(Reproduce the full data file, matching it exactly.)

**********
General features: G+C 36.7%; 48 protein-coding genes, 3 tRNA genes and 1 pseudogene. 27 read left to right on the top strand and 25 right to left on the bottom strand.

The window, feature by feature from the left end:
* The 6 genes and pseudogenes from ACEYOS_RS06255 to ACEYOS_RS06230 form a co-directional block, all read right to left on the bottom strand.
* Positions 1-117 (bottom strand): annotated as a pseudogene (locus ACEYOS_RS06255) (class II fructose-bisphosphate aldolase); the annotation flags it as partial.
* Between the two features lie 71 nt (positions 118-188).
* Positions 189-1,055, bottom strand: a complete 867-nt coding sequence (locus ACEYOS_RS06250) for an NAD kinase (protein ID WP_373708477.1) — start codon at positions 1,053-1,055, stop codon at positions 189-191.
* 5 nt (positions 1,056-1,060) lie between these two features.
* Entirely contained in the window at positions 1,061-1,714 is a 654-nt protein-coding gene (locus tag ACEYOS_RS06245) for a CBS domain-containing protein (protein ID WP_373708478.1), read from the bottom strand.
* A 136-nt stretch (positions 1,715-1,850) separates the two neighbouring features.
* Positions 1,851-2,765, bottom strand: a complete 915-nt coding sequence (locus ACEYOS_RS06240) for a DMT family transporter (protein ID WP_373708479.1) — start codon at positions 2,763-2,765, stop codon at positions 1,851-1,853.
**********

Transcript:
General features: G+C 36.7%; 48 protein-coding genes, 3 tRNA genes and 1 pseudogene. 27 read left to right on the top strand and 25 right to left on the bottom strand.

The window, feature by feature from the left end:
* The 6 genes and pseudogenes from ACEYOS_RS06255 to ACEYOS_RS06230 form a co-directional block, all read right to left on the bottom strand.
* Positions 1-117 (bottom strand): annotated as a pseudogene (locus ACEYOS_RS06255) (class II fructose-bisphosphate aldolase); the annotation flags it as partial.
* Between the two features lie 71 nt (positions 118-188).
* Positions 189-1,055, bottom strand: a complete 867-nt coding sequence (locus ACEYOS_RS06250) for an NAD kinase (protein ID WP_373708477.1) — start codon at positions 1,053-1,055, stop codon at positions 189-191.
* 5 nt (positions 1,056-1,060) lie between these two features.
* Entirely contained in the window at positions 1,061-1,714 is a 654-nt protein-coding gene (locus tag ACEYOS_RS06245) for a CBS domain-containing protein (protein ID WP_373708478.1), read from the bottom strand.
* A 136-nt stretch (positions 1,715-1,850) separates the two neighbouring features.
* Positions 1,851-2,765, bottom strand: a complete 915-nt coding sequence (locus ACEYOS_RS06240) for a DMT family transporter (protein ID WP_373708479.1) — start codon at positions 2,763-2,765, stop codon at positions 1,851-1,853.